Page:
Winner of the Masters Premier Series jersey in 2015 and just an all around powerhouse.

Looking at Power over each split:

Out #1: 7:29 @ 331 W                         Out #2: 7:46 @ 295 W

Back #1: 8:28 @ 300 W                      Back #2: 8:46 @ 288 W

That’s a power drop of 10% and 2.5% respectively between splits and a 7% drop between efforts. Obviously, his second TT effort was very well paced, but his first effort, well.. fell off a cliff! Again, I’m sure the unexpected wind direction didn’t help initial pacing strategies.


The most pro of all of us by far, and his Watts prove that!

Out #1: 7:27 @ 323 W                        Out #2: 7:39 @ 305 W

Back #1: 8:24 @ 326 W                      Back #2: 8:43 @ 304 W

A negative split on the first effort, and within one watt on the second! He gained <1% on his first effort and dropped <0.5% on his second effort between Out and Back splits. He dropped 5.5% between efforts.


There are other insights to be drawn by looking at steady threshold efforts, but it’s especially valuable for pacing strategy to look at your own consistency; How steady is your power output over a ~20 minute steady effort, between the first and second halves and; how much power do you lose to fatigue between consecutive hold-nothing-back max efforts.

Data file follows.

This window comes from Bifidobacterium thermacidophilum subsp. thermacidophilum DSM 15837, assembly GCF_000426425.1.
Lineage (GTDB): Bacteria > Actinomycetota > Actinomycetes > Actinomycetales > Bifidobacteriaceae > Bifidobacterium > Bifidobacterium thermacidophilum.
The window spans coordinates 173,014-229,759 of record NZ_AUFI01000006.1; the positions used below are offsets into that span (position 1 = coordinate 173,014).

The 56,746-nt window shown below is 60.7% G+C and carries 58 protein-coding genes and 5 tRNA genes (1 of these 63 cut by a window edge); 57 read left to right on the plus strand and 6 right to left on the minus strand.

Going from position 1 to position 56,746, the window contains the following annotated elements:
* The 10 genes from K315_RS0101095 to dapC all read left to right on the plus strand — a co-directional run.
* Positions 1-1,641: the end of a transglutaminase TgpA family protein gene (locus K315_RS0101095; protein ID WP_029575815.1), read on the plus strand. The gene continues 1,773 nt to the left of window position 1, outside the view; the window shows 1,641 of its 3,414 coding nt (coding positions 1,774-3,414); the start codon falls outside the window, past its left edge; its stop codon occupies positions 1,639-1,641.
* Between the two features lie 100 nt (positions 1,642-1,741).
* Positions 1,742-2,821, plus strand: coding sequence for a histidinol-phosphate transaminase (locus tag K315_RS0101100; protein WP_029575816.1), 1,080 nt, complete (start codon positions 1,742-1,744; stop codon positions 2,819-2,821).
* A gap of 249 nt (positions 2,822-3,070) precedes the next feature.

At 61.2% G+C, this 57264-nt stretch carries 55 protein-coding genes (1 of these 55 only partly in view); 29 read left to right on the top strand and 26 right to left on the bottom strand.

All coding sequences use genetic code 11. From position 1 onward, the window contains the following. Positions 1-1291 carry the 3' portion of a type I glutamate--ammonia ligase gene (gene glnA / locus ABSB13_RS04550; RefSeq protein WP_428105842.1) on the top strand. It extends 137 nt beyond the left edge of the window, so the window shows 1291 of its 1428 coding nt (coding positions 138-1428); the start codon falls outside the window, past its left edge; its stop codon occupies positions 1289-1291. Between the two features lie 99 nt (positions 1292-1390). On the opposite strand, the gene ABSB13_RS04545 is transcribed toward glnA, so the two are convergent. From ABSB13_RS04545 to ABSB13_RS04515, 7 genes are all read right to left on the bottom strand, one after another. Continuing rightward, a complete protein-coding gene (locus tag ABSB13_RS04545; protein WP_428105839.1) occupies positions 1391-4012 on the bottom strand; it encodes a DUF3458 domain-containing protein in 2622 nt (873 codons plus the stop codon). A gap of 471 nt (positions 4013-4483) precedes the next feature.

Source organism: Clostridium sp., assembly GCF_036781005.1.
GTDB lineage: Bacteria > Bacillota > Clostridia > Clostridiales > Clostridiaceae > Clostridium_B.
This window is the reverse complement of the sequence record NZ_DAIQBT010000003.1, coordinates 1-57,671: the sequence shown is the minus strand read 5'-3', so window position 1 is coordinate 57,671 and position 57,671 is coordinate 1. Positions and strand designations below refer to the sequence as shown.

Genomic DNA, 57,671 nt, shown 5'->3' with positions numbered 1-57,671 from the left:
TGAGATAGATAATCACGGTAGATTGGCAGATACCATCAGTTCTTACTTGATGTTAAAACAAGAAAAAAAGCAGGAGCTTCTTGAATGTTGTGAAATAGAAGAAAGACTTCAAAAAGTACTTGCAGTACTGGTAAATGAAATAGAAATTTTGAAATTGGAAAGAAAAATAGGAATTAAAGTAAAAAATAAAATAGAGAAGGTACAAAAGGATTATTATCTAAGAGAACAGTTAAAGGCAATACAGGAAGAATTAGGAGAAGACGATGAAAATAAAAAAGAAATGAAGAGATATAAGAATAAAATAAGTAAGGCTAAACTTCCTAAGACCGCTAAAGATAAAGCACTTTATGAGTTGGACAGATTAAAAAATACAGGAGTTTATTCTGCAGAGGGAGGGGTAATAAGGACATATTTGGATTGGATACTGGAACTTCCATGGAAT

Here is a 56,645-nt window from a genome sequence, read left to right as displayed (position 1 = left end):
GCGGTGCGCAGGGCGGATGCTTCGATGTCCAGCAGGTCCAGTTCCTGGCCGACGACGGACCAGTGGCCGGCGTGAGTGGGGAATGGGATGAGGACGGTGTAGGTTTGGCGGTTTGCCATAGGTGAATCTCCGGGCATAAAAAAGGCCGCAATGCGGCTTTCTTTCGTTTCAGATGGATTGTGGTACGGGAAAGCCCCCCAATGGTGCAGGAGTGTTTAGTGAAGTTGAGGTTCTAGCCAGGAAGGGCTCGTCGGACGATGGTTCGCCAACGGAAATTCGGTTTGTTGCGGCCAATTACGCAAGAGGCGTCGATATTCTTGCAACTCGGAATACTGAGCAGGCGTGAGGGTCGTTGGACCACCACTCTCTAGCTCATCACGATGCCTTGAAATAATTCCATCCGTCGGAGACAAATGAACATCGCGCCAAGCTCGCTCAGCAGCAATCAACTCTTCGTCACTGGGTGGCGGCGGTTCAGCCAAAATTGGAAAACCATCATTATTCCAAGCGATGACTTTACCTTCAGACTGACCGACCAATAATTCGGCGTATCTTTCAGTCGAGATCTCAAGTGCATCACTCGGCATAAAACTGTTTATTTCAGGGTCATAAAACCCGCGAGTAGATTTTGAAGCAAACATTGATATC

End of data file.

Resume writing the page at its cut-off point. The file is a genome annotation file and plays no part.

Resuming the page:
Hunter Allan recommends submaximal 20 minute intervals should be held within at least 3-5% of each other. Maximal intervals like these will obviously show a greater loss to fatigue, but are valuable to spot any obvious limitations to Power Endurance.

Another takeaway for me was the importance of being able to maintain power in an aero position; I saw plenty of guys on the road riding high on the hoods, especially in the second split of each TT effort as fatigue forced them up out of an aero position. But as the headwind was facing us on the return split this was exactly what not to do; face the wind full on with lower power and less aero position.

It was a good first Winter Training session and we were all sufficiently humbled by the end of the ride. But everyone is also looking forward to next week!